UN Monitor Slams Iran Over Arrest of Journalists
The United Nations' monitor for human rights in Iran sounded the alarm Tuesday over a rise in arrests of journalists, saying this was part of a pattern of increasing violations as presidential elections loom.
Seventeen journalists were arrested in the space of one week in January, Ahmed Shaheed told reporters, according to AFP.
In addition, some 50 journalists were already behind bars, he said.
Iran’s Supreme Leader, Ayatollah Ali Khamenei, has begun to tighten his grip on the process leading up to Iran’s presidential elections in June.
A campaign of arrests, beatings, public lashings and executions has followed a clear warning to Iranians not to contemplate another uprising similar to that which tried to land reformist Green Movement candidate Mir Hossein Moussavi as president in 2009.
"I'm increasingly alarmed about the plight of journalists, bloggers and others who are defenders and practitioners of freedom of expression in Iran," Shaheed said on Tuesday.
"They have been charged with communicating with international news organizations or communicating with human rights organizations, both of which should be protected under law rather than being penalized."
Shaheed noted that there had been little effort to offer redress for the victims of the crackdown after the 2009 elections and hold perpetrators to account.
The media also faced sharpened state pressure in the 2102 parliamentary elections.
"I am concerned that with elections around the corner in June, these actions against journalists do not bode well for the prospects of a free and fair election in the country," he was quoted by AFP as having said.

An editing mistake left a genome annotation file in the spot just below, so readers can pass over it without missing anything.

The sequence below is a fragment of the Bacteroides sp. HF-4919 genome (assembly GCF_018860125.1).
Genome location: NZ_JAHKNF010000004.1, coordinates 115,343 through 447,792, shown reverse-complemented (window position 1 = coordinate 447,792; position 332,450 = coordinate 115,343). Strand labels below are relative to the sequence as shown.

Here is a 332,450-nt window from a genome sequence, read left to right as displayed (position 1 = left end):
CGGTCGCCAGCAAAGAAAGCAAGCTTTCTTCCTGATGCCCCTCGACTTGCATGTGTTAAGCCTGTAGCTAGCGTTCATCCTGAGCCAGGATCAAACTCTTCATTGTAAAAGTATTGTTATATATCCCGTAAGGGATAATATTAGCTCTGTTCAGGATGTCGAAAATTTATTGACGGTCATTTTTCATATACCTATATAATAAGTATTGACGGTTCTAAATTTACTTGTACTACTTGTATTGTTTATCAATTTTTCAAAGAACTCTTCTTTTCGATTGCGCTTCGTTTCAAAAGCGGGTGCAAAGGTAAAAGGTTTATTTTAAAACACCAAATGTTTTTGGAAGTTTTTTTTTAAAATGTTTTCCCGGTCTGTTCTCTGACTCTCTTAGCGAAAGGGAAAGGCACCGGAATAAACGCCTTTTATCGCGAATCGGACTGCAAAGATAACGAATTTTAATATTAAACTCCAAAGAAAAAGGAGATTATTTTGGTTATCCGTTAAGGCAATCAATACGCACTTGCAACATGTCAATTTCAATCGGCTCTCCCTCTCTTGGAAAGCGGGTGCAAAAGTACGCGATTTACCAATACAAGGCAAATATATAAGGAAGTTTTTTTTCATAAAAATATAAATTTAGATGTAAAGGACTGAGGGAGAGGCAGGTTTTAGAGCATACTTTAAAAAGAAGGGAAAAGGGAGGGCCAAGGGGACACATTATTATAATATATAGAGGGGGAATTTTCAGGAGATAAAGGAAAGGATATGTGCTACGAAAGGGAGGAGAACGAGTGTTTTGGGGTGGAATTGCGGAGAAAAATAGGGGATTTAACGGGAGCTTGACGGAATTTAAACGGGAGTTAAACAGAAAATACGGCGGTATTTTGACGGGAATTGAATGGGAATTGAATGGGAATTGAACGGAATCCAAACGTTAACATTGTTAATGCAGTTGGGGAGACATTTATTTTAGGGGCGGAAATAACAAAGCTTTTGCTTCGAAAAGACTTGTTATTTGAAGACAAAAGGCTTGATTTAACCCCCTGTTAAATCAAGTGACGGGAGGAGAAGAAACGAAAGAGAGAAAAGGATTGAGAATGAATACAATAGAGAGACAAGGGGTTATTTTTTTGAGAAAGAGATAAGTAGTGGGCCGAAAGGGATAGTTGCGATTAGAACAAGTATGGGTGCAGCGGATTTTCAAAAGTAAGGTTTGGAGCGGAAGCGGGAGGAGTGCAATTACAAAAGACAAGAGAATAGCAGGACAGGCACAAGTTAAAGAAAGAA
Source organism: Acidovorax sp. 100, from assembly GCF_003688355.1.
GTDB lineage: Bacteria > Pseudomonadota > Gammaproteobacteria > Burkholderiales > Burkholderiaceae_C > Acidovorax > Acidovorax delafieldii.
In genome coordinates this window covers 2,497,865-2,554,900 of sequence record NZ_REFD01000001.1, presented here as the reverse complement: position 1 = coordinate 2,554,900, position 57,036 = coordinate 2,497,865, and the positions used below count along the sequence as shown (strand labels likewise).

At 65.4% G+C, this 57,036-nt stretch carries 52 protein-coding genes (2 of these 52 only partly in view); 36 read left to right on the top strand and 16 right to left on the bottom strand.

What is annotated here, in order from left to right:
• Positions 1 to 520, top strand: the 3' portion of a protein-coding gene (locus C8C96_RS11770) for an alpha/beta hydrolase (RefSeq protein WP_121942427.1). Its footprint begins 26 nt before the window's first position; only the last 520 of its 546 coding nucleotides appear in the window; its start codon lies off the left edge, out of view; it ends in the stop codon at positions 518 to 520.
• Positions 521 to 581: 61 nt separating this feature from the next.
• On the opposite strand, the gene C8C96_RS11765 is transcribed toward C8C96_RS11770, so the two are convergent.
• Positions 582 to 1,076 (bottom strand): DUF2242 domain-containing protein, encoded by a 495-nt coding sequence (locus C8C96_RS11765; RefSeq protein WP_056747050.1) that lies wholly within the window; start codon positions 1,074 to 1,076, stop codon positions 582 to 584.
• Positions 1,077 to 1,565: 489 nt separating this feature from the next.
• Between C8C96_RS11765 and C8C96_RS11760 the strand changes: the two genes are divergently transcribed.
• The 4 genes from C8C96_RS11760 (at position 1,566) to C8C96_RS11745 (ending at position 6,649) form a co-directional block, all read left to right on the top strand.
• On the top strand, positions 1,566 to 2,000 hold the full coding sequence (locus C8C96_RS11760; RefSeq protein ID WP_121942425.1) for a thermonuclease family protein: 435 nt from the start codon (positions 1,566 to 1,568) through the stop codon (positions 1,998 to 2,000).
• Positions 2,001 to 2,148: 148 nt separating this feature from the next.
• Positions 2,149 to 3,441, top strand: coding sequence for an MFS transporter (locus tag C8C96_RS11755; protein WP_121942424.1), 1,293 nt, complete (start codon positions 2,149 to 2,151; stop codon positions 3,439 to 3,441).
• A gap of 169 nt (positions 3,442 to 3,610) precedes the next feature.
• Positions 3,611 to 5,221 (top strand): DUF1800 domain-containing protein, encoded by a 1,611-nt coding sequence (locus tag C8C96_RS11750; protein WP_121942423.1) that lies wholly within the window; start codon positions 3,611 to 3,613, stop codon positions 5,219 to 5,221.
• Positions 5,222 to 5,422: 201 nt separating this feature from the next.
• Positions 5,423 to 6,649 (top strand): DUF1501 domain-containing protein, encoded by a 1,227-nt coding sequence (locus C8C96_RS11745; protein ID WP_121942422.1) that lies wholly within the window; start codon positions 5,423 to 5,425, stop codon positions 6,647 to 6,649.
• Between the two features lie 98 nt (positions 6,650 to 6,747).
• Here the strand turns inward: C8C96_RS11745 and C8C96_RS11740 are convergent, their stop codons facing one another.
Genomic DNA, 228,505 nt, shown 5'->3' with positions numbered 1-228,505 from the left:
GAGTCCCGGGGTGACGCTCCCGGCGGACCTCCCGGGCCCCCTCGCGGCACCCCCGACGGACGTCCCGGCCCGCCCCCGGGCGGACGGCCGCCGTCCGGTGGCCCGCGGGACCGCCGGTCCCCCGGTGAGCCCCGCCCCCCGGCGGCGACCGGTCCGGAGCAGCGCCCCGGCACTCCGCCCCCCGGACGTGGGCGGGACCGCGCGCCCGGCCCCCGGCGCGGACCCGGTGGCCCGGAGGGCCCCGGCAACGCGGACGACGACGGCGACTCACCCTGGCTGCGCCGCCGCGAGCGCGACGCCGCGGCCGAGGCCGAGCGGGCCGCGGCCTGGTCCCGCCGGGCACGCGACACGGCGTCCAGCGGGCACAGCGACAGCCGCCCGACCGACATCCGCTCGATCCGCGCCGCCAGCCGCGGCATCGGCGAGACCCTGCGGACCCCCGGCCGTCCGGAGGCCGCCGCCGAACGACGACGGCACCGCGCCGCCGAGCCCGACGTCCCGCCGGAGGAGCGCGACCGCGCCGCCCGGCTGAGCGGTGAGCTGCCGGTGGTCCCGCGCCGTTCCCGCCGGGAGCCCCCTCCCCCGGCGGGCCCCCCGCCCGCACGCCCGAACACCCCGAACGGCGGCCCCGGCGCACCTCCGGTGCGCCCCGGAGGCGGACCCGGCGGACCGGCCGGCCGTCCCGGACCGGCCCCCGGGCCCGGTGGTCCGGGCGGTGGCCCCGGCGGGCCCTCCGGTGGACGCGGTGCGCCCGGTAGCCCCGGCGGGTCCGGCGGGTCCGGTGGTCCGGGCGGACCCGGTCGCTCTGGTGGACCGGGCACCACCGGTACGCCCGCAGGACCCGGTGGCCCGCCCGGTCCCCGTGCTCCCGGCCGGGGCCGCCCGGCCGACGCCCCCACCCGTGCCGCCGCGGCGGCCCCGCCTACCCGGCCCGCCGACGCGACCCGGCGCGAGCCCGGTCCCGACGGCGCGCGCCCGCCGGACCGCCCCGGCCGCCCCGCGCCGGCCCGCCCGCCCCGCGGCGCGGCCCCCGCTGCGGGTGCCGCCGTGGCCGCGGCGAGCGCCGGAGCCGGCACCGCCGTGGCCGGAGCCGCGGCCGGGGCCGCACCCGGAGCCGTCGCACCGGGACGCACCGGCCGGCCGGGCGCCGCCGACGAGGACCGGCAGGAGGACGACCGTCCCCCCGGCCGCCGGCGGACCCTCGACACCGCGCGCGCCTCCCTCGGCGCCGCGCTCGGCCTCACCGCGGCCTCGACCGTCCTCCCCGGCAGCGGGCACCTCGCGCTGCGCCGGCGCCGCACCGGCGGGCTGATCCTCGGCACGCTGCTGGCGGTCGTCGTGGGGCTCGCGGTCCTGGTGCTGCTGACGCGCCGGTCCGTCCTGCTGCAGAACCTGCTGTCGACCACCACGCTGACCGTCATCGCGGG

Shaheed, a former foreign minister of the Maldives who is now a human rights academic in Britain, was named the UN's Iran monitor in 2011.
On Monday he presented a report on Iran to the United Nations Human Rights Council.
He spotlighted repression of freedom of speech and a slew of other abuses, including torture, forced confessions, secret executions and the jailing of members of the political opposition.
He also pointed to violations of the rights of women and of religious and ethnic minorities.
Shaheed hammered home the message Tuesday, reported AFP.
"The picture I get is very disturbing. The situation in Iran is continuing to worsen," he said, adding that abuses were not the preserve of particular institutions but appeared etched into the system.
At Monday's Council session Iran launched a verbal attack on Shaheed.
Mohammad Larijani, head of Iran's national human rights body, claimed Shaheed's work was "unhealthy, non-objective and counter-productive", and piloted by Washington and its European allies.
Shaheed rejected that Tuesday.
"I am very transparent in what I report on," he said. "The allegations are false."
Iran has refused to let Shaheed visit the country, and has responded to only a handful of his scores of official requests for information.
He wrote his report by contacting campaigners and victims inside Iran, as well as exiles and human rights groups.
Iran charged that he failed to consider whether the international community was breaching the rights of its people by imposing sanctions due to Tehran's nuclear program, which the country insists is for peaceful purposes.
"My concern is that the sanctions are having a significant impact on the population, but I cannot assess this without the government's cooperation," Shaheed said.
In November, a key UN committee passed a resolution condemning human rights abuses by Iran.
The resolution, again prepared by Western nations, hit out at torture and executions in Iran, "widespread" restrictions of freedom and "pervasive" violence against women.
Iran, in response, accused the West of using the issue for political gain.